Thank you Universe and Joe for the advice, just when I needed it.  I will turn my sludge into something beautiful.

By the way, Oona survived the elimination round to cook another day


Friday, 21 November 2014

After the Fire

Painted with acrylic folk paint and charcoal on cardboard cut from the side of a Rice Krispie Box

Wednesday, 19 November 2014

An Angel Came

Recently I have been reading about some of the Masters like Henri Matisse, Vincent Van Gogh and Pablo Picasso.  I love looking at their work and learning about their lives.  One thing that struck me as I examined the photos of the art work is the use of black outlines.  I thought that was a 21st century phenomenon.  Go figure!  I have lots to learn about art.

Olga Merson
Painted by Henri Matisse

I decided to try my hand at an image with the black outlines.  It is not nearly as  expressive with depth as Henri's (or nearly as good!), but I'm pretty happy with my first attempt.  

An Angel in the House

How sweet it were, if without feeble fright,
Or dying of the dreadful beauteous sight,
An angel came to us, and we could bear
To see him issue from the silent air
At evening in our room, and bend on ours 
His divine eyes, and bring us from his bowers
News of dead friends, and children who have never 
Been dead indeed, --as we shall know forever.
Alas! We think not what we daily see 
About our hearths, --angels that are to be,
Or may be if they will, and we prepare
Their souls and ours to meet in happy air; --
A child, a friend, a wife whose soft heart sings
In unison with ours, breeding its future wings.
                                                 James Henry Leigh Hunt

Monday, 17 November 2014

Gotta Have Book

I confess to a weakness of the bookish kind.  I simply, absolutely, 100% cannot resist buying art books.  My collection is growing alarmingly fast.  Real life book stores that sell new books and real life stores that sell used books, online book stores, artist website "buy now" buttons -  I visit them all and I spend money at them all!  In my head I tell myself, "Leah, you need to buy this book. It's an investment into your art, your future, your very survival!!"  Not really my survival.  But I love reading these books, and I read them over and over again. I haven't even begun to try all the different projects and techniques in the how-to ones.  Osmosis is hopefully at work here.  

I came across the most perfect phrase a month or so ago, to help me justify my art book obsession but darn it, I didn't write it down.  Basically it told me that I should "always have an new art book on the shelf to read".  I saw it either in a book about Pablo Picasso, Henri Matisse or in one about Paul Cezanne which I borrowed from the library. Oh yes, in addition to buying books I also use the local library, interlibrary loan and download library books on my iPad.  If I really like a book, I go buy it. If you happen to ever come across a quote like this, please, please let me know.  It will help me convince my husband when I need to buy another set of bookshelves.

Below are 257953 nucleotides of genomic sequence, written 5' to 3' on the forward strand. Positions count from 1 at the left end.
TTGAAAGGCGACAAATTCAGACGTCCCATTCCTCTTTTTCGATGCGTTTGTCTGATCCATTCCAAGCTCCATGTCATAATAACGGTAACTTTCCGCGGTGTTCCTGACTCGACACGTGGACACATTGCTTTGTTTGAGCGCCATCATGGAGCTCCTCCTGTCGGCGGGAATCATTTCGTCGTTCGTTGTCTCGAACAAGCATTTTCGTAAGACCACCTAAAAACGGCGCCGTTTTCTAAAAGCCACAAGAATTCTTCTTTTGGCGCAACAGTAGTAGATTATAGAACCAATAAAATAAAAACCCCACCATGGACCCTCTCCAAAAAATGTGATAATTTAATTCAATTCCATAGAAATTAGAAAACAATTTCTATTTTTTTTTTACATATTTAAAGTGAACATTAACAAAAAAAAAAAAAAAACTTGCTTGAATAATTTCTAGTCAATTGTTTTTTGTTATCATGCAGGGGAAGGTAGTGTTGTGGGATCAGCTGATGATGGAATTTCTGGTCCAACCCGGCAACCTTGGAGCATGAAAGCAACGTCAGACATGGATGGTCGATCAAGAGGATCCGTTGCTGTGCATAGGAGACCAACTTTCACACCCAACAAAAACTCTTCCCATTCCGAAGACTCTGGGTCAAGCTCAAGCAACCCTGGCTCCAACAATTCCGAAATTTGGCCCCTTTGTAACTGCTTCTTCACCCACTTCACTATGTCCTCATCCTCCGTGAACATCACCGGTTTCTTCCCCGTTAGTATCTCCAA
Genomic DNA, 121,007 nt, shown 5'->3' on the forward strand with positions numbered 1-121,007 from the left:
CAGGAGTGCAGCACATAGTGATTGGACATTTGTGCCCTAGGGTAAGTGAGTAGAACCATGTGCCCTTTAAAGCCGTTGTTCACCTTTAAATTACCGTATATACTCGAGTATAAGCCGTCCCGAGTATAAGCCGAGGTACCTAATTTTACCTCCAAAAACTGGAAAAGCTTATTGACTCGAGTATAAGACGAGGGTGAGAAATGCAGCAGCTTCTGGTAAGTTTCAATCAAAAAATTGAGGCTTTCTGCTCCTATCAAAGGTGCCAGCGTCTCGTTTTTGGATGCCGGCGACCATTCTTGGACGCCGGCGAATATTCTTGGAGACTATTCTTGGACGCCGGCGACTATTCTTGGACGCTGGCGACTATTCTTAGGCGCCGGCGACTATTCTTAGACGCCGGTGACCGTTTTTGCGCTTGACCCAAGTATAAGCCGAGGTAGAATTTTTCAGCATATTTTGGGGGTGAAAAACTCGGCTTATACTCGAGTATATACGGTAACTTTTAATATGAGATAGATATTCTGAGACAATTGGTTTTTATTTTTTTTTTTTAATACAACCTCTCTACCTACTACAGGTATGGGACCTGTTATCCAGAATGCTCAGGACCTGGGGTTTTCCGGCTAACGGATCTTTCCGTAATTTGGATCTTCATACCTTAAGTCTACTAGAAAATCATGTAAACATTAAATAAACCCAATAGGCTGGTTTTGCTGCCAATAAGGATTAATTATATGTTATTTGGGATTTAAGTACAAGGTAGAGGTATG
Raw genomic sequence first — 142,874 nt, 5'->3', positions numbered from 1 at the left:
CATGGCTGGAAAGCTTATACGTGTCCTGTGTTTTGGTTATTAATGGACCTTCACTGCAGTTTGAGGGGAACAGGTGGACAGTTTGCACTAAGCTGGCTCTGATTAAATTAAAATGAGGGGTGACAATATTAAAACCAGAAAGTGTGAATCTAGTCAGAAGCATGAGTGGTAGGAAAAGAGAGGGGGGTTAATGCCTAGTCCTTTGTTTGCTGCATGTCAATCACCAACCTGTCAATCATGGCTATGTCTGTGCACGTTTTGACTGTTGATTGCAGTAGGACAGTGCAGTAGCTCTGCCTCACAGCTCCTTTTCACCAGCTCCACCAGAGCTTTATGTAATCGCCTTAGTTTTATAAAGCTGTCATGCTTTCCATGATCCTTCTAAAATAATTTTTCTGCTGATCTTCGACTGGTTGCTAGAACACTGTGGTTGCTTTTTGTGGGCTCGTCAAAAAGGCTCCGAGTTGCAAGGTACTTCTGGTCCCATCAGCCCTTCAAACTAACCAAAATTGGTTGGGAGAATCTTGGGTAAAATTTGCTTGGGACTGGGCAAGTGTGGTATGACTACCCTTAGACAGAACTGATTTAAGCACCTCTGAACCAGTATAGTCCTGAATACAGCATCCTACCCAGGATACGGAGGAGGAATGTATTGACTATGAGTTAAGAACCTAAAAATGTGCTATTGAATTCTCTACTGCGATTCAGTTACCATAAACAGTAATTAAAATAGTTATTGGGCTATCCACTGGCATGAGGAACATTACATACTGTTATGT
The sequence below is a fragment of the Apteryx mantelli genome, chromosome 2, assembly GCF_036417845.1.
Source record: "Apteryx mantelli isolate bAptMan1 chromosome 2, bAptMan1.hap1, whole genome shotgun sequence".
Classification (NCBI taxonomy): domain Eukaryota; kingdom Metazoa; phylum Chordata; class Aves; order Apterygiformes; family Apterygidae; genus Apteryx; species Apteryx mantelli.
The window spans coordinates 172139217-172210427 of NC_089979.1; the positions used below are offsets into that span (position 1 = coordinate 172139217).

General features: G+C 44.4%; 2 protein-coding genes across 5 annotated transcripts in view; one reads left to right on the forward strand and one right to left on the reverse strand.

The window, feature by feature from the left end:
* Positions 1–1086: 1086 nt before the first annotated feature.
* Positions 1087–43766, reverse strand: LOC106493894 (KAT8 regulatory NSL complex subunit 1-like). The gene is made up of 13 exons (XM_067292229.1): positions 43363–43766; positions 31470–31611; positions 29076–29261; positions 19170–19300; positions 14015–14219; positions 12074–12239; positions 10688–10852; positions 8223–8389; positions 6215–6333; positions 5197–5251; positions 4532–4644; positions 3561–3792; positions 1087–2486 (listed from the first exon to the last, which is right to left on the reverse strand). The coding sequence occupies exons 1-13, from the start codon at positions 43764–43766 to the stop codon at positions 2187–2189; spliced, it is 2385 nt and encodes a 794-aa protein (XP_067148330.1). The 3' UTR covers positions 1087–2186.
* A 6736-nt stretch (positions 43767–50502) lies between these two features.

Here are a few of my many favorites in no particular order.  



If you've got a favorite book or two you would like to share, let me know.  I just might like to buy it!


Friday, 14 November 2014

Honking Winged Creatures

Winter is officially here.  Snow is on the ground and it is not going anywhere again until next spring. When I let Maxie out yesterday morning about 5 am, I could hear the geese honking.  I love that sound, especially in the crisp, cold, night air.  There is something magical about it.

Honking winged creatures crossing greycast clouds, 
soaring above gleaned fields.  
Steady onward, formed in flights of primordial instinct.
A shift from here to there.
Gazing at soft underbellies shaded in silvered slate,
trembling at dizzy heights attained.
Reaching upward, following, seeking, chancing.
Where are they going? 
I will go too.
                                  Leah Boulet

Speaking of geese, there's a fabulous artist I love who I also happen to know.  She is amazingly creative and an awesome teacher.  In the last few years she's spent time sharing her knowledge and love of art in the schools.  Her lastest project is crazy good.  Geese are involved along with feathers, flight, thoughts, hopes and dreams.  I just have to share the You Tube video she posted last month. Here is Roberta Laliberté and her video Future Flight Path.

The last of these soulful flyers are winging their way south.  Next time the songs of the geese fill the air above my head, spring will be around the corner.  

Thursday, 13 November 2014

Getting Messy With Paint

I felt like playing this week so I got into the paints.  Below are some photos I took while painting on remnants of cotton muslin.  Since I'm thinking of sewing these scraps into something I figured I'd try different techniques for the first coat to see what works.  There's a  piece with Golden Fluid Acrylic Titanium White, another piece with Liquitex White Gesso, and a third piece covered with some Daler Rowney Simply Acrylic Black mixed with a bit of Golden Acrylic Glazing Liquid.  The other black piece is a bit of cereal box I used to mop up the black paint/acrylic glaze mixture.  I had too much for the fabric.